University welcomes Robert Morris as first Presidential Arts Fellow

Artist Robert Morris will be the first visiting artist to participate in the Presidential Arts Fellows program at the University of Chicago. As the first fellow of 2013, Morris will give a public presentation titled “IS A POUND OF PASSIVITY WORTH A PINCH OF PIQUE?,” at 7 p.m. on Nov. 15, in the Performance Hall at the Reva and David Logan Center for the Arts.

Robert Morris' art has been at the forefront of Minimalism, Performance Art, Process Art and Conceptual Art, to name just a few major artistic movements in the second half of the 20th Century. His career also has been marked by a restless intellect that works across the disciplines, engaging with dance, theater, philosophy, art history and criticism. 

“The Presidential Arts Fellows will include some of the boldest figures of the art world,” said Lawrence Zbikowski, Associate Professor of Music and the Humanities and Deputy Provost for the Arts. “Moreover they represent an interest shared by UChicago's own artists and scholars to continually stretch modes, methods and forms of working in any field.”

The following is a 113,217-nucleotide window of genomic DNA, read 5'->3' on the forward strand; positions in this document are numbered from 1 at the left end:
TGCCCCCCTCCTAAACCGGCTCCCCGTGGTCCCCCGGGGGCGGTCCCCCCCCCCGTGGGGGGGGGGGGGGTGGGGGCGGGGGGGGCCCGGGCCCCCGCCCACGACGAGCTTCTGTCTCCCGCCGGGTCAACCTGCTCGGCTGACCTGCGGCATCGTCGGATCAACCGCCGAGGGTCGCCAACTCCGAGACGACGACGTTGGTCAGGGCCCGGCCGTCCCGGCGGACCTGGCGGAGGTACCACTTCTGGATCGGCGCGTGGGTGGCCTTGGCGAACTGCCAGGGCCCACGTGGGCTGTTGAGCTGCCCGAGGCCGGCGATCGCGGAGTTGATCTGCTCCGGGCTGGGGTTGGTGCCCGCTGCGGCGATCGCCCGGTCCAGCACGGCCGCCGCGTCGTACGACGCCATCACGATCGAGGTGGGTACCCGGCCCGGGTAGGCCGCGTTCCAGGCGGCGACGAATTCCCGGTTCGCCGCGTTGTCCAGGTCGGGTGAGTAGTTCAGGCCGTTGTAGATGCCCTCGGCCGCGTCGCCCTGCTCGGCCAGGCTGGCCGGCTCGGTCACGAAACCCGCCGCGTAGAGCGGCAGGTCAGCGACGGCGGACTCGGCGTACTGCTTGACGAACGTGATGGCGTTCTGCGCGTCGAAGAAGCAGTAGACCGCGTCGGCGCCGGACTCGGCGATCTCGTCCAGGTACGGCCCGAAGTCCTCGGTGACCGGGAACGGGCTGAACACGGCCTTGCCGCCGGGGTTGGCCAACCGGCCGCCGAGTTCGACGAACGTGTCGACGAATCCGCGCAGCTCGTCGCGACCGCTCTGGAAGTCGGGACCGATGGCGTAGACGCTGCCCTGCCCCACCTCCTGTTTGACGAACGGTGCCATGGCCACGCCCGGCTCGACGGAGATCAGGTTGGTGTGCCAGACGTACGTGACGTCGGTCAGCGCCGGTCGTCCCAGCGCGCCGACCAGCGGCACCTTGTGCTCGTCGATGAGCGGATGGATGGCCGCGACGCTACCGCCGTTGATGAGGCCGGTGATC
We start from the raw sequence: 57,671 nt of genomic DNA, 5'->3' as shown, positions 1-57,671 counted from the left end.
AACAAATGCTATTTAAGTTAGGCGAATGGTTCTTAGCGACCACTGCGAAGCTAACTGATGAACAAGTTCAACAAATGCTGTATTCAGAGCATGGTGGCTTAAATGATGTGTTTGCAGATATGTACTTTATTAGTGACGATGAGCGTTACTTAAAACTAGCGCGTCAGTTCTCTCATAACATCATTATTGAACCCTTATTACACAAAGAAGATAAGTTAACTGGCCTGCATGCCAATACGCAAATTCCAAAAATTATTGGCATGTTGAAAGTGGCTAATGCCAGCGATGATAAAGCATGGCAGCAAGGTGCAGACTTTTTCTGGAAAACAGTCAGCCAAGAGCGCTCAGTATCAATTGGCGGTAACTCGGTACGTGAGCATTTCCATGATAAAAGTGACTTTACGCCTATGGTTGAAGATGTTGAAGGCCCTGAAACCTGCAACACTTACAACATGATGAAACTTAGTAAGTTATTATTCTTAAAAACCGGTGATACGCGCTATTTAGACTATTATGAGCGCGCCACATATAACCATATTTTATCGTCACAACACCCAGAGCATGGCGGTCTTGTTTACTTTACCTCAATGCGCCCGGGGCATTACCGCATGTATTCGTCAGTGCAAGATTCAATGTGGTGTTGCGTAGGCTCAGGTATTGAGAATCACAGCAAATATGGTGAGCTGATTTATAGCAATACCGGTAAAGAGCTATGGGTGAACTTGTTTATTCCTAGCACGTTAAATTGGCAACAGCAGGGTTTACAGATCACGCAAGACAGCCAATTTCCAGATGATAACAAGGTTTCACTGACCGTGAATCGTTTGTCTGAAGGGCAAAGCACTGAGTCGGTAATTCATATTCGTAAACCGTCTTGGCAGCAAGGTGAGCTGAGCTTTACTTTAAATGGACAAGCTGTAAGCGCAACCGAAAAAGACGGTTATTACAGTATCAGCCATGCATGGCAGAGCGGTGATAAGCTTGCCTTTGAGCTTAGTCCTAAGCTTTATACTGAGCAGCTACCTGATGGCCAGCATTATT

In the current academic year, the UChicago will select a number of Presidential Arts Fellows, based on their pioneering work, ability to transcend disciplinary boundaries and intersection of interests with campus partners. The visit of each Presidential Arts Fellow will include both public events and more intimate engagements with students, faculty and members of the campus community. 

The Morris event is co-presented by Critical Inquiry, the Department of Visual Arts and the Logan Center and is sponsored by cross-disciplinary and institutional partners that speak to Morris' stature as an artist and thinker.

Other sponsors include UChicago's Department of Art History, Graduate Student Affairs and the Open Practice Committee; the University of Illinois at Chicago School of Art and Art History; Northwestern University's Department of Art Theory and Practice; and the Office of the Graduate Dean at the School of the Art Institute of Chicago.